A few months ago, rumors began circulating that Universal would indeed craft inter-connected movies based on beloved monsters from tales such as Frankenstein, The Mummy, and of course, Dracula.
Because why do superheroes get all of the fun? If it worked for Marvel Studios, it ought to work for them, Universal seems to think.
Dracula Untold (set to release next weekend) will be the first of these movies, which Universal says will take place in modern day, centuries after Dracula's story.
This first installment will of course detail the origin of Dracula, and early reviews already claim that setups for future monster movies (and sequels) litter Dracula Untold. And according to Screenrant, the next film in this shared universe will be a reboot of The Mummy, but it won't come out until 2016.
This is where Universal's troubles start. Because many of these monster movies are in the public domain, other studios can (and will) create confusion with their own revamps of these famous characters.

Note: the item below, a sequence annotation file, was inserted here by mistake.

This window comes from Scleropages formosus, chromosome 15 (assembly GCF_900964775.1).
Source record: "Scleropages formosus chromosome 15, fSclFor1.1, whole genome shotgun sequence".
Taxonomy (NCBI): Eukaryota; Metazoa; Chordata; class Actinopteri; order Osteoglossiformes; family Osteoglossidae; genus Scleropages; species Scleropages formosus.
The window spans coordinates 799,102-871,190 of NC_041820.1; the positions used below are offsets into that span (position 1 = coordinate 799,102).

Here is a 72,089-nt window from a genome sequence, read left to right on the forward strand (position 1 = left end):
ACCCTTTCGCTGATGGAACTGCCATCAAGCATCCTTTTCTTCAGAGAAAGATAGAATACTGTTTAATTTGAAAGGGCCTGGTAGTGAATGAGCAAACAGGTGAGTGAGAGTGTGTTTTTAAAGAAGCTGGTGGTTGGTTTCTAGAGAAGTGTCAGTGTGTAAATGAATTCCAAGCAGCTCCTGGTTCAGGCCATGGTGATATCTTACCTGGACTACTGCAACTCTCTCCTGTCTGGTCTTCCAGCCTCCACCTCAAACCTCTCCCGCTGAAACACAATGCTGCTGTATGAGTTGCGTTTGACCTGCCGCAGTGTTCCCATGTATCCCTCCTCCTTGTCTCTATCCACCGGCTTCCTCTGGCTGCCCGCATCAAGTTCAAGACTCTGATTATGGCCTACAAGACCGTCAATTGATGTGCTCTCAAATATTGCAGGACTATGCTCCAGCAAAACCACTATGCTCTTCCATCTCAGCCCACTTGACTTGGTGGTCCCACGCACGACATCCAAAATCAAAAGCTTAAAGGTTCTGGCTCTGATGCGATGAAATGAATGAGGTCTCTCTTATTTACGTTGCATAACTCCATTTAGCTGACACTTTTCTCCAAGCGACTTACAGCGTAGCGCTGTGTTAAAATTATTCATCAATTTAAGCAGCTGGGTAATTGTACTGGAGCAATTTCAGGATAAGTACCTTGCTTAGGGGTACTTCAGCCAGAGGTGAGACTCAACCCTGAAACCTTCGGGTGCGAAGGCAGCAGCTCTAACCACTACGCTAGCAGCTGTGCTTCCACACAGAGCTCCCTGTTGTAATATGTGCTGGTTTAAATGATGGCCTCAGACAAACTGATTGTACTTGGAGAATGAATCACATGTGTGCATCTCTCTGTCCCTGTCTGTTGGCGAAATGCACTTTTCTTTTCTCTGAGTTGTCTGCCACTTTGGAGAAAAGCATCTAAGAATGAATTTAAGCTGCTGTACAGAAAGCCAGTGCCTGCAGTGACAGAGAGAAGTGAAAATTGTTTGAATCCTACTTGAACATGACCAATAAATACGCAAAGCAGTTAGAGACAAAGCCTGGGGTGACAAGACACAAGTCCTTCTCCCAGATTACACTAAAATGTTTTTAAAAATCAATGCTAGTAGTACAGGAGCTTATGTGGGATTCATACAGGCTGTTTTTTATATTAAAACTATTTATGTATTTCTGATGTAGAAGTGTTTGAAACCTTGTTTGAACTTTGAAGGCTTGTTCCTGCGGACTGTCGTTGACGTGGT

We already got a reimagining of Frankenstein this year with the abysmal I, Frankenstein. And yet another Frankenstein movie titled Victor Frankenstein will release next year under 20th Century Fox.
Meanwhile, fans of Dracula Untold won't get another entry in this new shared universe for two years. Compare that to how Marvel Studios released The Incredible Hulk just a few short months after the first Iron Man.
To be fair, Universal does have something these other studios don't have: Alex Kurtzman, the writer behind Fringe, Star Trek, Transformers, The Amazing Spider-Man and even Van Helsing back in the day.
He'll also be teaming up with Fast and Furious writer Chris Morgan. Kurtzman and Morgan will be overseeing the creative structure of this ambitious project moving forward.
Personally, I love the idea of seeing the Wolfman team up with the Invisible Man to go up against Van Helsing. And I also love the idea of October becoming the go-to month for monster movies again. I just worry about the execution.
And let's be clear. Dracula Untold doesn't necessarily have to be a massive blockbuster success for this to work, but it does have to generate fans to keep itself in the conversation. If the first Iron Man hadn't done that in 2008, the Avengers Initiative wouldn't have made it past Phase I.